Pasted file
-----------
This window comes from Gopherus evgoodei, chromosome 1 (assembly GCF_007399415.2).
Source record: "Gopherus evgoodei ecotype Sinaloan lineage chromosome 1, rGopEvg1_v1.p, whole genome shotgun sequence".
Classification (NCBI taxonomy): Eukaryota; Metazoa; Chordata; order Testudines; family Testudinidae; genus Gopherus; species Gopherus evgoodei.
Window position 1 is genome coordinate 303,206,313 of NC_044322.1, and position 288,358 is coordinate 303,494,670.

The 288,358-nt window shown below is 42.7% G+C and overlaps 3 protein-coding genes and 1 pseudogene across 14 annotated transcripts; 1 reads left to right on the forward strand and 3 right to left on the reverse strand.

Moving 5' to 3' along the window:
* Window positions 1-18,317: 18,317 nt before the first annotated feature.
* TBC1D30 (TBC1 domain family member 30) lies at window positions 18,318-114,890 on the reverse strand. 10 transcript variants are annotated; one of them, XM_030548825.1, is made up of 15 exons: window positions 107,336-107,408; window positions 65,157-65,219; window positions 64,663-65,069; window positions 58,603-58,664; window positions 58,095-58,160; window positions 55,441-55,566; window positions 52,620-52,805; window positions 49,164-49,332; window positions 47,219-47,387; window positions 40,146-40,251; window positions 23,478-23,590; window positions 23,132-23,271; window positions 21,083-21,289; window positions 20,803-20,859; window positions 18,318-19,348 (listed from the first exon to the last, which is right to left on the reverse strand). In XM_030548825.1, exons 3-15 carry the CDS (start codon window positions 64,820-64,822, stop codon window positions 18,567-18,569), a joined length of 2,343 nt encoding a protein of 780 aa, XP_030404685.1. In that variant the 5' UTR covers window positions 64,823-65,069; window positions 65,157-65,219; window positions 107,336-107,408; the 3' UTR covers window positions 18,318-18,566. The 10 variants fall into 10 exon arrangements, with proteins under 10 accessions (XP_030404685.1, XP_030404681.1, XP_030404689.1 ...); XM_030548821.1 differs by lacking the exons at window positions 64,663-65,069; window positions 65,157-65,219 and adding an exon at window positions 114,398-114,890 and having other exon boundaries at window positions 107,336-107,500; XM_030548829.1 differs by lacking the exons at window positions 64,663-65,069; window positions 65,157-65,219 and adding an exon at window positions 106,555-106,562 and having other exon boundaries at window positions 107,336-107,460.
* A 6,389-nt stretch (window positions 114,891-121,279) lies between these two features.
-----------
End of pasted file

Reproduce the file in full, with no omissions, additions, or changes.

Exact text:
This window comes from Gopherus evgoodei, chromosome 1 (assembly GCF_007399415.2).
Source record: "Gopherus evgoodei ecotype Sinaloan lineage chromosome 1, rGopEvg1_v1.p, whole genome shotgun sequence".
Classification (NCBI taxonomy): Eukaryota; Metazoa; Chordata; order Testudines; family Testudinidae; genus Gopherus; species Gopherus evgoodei.
Window position 1 is genome coordinate 303,206,313 of NC_044322.1, and position 288,358 is coordinate 303,494,670.

The 288,358-nt window shown below is 42.7% G+C and overlaps 3 protein-coding genes and 1 pseudogene across 14 annotated transcripts; 1 reads left to right on the forward strand and 3 right to left on the reverse strand.

Moving 5' to 3' along the window:
* Window positions 1-18,317: 18,317 nt before the first annotated feature.
* TBC1D30 (TBC1 domain family member 30) lies at window positions 18,318-114,890 on the reverse strand. 10 transcript variants are annotated; one of them, XM_030548825.1, is made up of 15 exons: window positions 107,336-107,408; window positions 65,157-65,219; window positions 64,663-65,069; window positions 58,603-58,664; window positions 58,095-58,160; window positions 55,441-55,566; window positions 52,620-52,805; window positions 49,164-49,332; window positions 47,219-47,387; window positions 40,146-40,251; window positions 23,478-23,590; window positions 23,132-23,271; window positions 21,083-21,289; window positions 20,803-20,859; window positions 18,318-19,348 (listed from the first exon to the last, which is right to left on the reverse strand). In XM_030548825.1, exons 3-15 carry the CDS (start codon window positions 64,820-64,822, stop codon window positions 18,567-18,569), a joined length of 2,343 nt encoding a protein of 780 aa, XP_030404685.1. In that variant the 5' UTR covers window positions 64,823-65,069; window positions 65,157-65,219; window positions 107,336-107,408; the 3' UTR covers window positions 18,318-18,566. The 10 variants fall into 10 exon arrangements, with proteins under 10 accessions (XP_030404685.1, XP_030404681.1, XP_030404689.1 ...); XM_030548821.1 differs by lacking the exons at window positions 64,663-65,069; window positions 65,157-65,219 and adding an exon at window positions 114,398-114,890 and having other exon boundaries at window positions 107,336-107,500; XM_030548829.1 differs by lacking the exons at window positions 64,663-65,069; window positions 65,157-65,219 and adding an exon at window positions 106,555-106,562 and having other exon boundaries at window positions 107,336-107,460.
* A 6,389-nt stretch (window positions 114,891-121,279) lies between these two features.